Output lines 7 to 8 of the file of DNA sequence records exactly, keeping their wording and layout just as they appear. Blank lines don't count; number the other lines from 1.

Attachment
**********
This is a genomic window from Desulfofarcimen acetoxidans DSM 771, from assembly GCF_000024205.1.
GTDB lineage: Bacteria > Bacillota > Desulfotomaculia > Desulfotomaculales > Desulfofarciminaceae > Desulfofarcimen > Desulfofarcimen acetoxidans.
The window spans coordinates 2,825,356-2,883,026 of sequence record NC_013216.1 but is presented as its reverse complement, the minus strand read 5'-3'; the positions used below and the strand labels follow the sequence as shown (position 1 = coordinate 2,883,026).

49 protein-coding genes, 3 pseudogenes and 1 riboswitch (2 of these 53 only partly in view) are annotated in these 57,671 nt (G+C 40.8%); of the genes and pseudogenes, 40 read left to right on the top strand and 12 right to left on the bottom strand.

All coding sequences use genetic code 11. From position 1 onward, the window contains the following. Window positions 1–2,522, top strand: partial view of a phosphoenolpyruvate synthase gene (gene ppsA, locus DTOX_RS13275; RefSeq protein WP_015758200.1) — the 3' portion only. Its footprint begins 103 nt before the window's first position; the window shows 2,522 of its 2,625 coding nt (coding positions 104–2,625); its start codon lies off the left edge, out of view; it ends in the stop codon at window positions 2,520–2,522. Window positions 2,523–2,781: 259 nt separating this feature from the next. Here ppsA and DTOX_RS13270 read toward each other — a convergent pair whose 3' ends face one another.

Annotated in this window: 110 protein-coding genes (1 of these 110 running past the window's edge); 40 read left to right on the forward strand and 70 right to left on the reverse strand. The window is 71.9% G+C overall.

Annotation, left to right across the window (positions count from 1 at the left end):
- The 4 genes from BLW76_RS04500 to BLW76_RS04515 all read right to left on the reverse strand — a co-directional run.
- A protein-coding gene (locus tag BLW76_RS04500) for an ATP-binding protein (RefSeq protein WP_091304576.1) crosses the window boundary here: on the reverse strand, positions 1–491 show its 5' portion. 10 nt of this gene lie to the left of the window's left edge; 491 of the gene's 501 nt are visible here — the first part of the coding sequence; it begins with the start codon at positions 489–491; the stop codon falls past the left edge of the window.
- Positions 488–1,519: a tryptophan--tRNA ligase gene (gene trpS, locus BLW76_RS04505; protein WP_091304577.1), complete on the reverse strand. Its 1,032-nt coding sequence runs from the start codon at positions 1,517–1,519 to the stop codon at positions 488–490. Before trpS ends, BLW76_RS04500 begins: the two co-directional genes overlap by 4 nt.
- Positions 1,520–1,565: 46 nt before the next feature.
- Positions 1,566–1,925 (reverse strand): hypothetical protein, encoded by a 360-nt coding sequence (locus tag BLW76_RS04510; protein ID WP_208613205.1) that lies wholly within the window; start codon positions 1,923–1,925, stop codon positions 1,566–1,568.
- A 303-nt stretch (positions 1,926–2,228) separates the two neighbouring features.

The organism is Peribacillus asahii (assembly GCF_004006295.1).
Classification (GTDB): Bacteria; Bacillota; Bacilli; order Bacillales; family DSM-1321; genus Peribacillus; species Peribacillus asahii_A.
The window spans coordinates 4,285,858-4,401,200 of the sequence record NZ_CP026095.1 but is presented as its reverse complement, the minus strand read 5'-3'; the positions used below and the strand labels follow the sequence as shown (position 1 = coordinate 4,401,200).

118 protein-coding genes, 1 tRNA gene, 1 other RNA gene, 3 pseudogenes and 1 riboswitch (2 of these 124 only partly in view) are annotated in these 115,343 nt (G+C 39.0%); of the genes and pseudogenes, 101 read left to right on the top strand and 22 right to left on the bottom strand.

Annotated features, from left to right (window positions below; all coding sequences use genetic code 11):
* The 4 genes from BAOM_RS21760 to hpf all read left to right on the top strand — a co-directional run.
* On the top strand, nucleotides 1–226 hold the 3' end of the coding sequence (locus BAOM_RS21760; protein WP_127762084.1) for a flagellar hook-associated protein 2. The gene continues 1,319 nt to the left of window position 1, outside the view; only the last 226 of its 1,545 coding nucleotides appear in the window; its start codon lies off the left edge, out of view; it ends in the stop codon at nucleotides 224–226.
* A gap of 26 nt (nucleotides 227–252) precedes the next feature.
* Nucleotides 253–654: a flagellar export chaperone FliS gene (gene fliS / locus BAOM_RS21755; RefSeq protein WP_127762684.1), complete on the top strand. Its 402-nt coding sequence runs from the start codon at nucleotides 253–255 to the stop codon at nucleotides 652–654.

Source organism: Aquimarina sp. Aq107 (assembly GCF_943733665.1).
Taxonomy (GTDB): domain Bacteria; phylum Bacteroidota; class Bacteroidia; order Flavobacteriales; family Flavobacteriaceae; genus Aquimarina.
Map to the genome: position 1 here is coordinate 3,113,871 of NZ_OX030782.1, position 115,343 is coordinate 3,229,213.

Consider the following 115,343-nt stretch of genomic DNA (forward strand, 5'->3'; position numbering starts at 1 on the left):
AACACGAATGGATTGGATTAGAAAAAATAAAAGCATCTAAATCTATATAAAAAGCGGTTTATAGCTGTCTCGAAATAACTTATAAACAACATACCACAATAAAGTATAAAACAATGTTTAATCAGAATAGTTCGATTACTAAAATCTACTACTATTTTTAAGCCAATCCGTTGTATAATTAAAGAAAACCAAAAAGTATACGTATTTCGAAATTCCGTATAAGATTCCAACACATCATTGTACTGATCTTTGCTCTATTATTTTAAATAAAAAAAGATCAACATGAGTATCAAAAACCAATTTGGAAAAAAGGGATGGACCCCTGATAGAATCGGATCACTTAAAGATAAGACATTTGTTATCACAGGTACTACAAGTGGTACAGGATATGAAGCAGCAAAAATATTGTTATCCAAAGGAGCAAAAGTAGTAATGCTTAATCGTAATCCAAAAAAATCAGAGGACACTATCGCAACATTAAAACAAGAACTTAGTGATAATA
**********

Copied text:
Annotation, left to right across the window (positions count from 1 at the left end):
- The 4 genes from BLW76_RS04500 to BLW76_RS04515 all read right to left on the reverse strand — a co-directional run.